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Year : 2021  |  Volume : 26  |  Issue : 2  |  Page : 144-152

Psychiatric morbidity and its impact on quality of life in patients with epilepsy: A cross-sectional study

1 Department of Psychiatry, PGIMS, Rohtak, Haryana, India
2 Department of Psychiatry, Postgraduate Institute of Medical Education and Research, Chandigarh, India
3 Department of Neurology, Postgraduate Institute of Medical Education and Research, Chandigarh, India

Correspondence Address:
Sandeep Grover
Department of Psychiatry, Postgraduate Institute of Medical Education and Research, Chandigarh - 160 012
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Source of Support: None, Conflict of Interest: None

DOI: 10.4103/jmhhb.jmhhb_132_21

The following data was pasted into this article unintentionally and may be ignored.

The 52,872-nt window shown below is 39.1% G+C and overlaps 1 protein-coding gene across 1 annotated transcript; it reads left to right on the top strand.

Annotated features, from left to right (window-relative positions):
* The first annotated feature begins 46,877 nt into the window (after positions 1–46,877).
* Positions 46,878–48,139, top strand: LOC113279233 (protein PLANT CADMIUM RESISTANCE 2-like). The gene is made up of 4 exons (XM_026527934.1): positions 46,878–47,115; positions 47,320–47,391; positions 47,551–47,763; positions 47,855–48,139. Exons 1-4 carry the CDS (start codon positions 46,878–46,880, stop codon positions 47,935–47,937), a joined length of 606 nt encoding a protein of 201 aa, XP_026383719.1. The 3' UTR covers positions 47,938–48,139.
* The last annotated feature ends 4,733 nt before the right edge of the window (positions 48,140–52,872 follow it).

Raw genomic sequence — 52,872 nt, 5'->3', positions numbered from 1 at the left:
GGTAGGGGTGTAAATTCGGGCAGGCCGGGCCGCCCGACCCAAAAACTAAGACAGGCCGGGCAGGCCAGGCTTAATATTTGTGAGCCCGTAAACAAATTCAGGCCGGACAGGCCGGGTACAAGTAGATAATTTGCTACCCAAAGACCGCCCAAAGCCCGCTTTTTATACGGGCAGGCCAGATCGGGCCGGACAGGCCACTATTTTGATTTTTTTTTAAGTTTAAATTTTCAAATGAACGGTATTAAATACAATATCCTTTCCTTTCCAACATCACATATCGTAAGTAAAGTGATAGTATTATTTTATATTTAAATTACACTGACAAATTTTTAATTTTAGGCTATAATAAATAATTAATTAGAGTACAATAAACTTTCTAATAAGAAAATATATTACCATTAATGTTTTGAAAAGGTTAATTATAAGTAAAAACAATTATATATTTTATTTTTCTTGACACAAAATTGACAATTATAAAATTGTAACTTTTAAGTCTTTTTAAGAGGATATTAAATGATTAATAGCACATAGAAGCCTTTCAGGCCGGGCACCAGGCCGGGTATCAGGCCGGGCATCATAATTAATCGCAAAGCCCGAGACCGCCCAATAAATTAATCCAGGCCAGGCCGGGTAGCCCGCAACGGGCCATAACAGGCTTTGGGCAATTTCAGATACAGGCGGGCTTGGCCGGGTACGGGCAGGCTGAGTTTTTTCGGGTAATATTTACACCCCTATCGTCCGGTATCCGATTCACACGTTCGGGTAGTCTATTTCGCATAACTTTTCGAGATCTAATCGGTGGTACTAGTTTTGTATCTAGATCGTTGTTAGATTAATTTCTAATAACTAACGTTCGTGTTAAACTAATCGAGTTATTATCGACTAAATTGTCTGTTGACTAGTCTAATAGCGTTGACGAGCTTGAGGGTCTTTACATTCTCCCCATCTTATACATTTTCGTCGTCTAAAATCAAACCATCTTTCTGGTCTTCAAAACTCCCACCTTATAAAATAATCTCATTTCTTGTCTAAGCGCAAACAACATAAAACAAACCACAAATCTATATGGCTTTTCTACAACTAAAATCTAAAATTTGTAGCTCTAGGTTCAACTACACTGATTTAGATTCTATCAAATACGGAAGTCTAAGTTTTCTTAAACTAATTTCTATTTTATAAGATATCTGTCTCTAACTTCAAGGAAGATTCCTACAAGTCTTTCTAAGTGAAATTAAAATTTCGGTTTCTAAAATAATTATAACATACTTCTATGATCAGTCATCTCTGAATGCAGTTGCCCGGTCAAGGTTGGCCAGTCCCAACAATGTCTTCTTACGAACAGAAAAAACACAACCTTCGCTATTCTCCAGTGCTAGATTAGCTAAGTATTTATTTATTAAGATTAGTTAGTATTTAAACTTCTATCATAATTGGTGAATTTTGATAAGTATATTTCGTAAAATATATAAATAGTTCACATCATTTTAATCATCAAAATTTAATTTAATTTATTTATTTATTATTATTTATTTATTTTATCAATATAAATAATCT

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Aim: The aim of this study is to evaluate the prevalence psychiatric comorbidities by using a structured diagnostic instrument and it impact on quality of life among patients with idiopathic epilepsy. Methodology: Using a cross-sectional study design, 120 patients with idiopathic epilepsy were assessed for psychiatric morbidity by using MiniInternational Psychiatric Interview-PLUS version for psychiatric morbidity and Quality of life in Epilepsy-31 scale. In addition, all the patients were also assessed on Beck Depression Inventory-II and generalized anxiety disorder-7 (GAD-7) to rate the severity of depressive and anxiety symptoms, respectively. Results: The present study showed that the prevalence of current and lifetime psychiatric diagnosis as per Mini International Neuropsychiatric Interview-PLUS is 68.3% and 75%, respectively. Among various psychiatric disorders, depressive disorders were the most common (54.16%), followed by GAD (8.3%). In terms of severity of depressive symptoms, 10.8% patients had mild depression, 25.8% moderate depression, and 14.2% had severe depression. On GAD-7, 28.3% were found to have mild, 15% had moderate and 15.8% had severe anxiety. Psychiatric morbidity both current and lifetime was associated with poorer quality of life in all the domains. Conclusion: Psychiatric morbidity is highly prevalent in patients with epilepsy and it has significant negative impact on the quality of life. These findings suggest that there is a need for close liaison between the psychiatrist and the neurologist to address psychiatric issues among patients with epilepsy.

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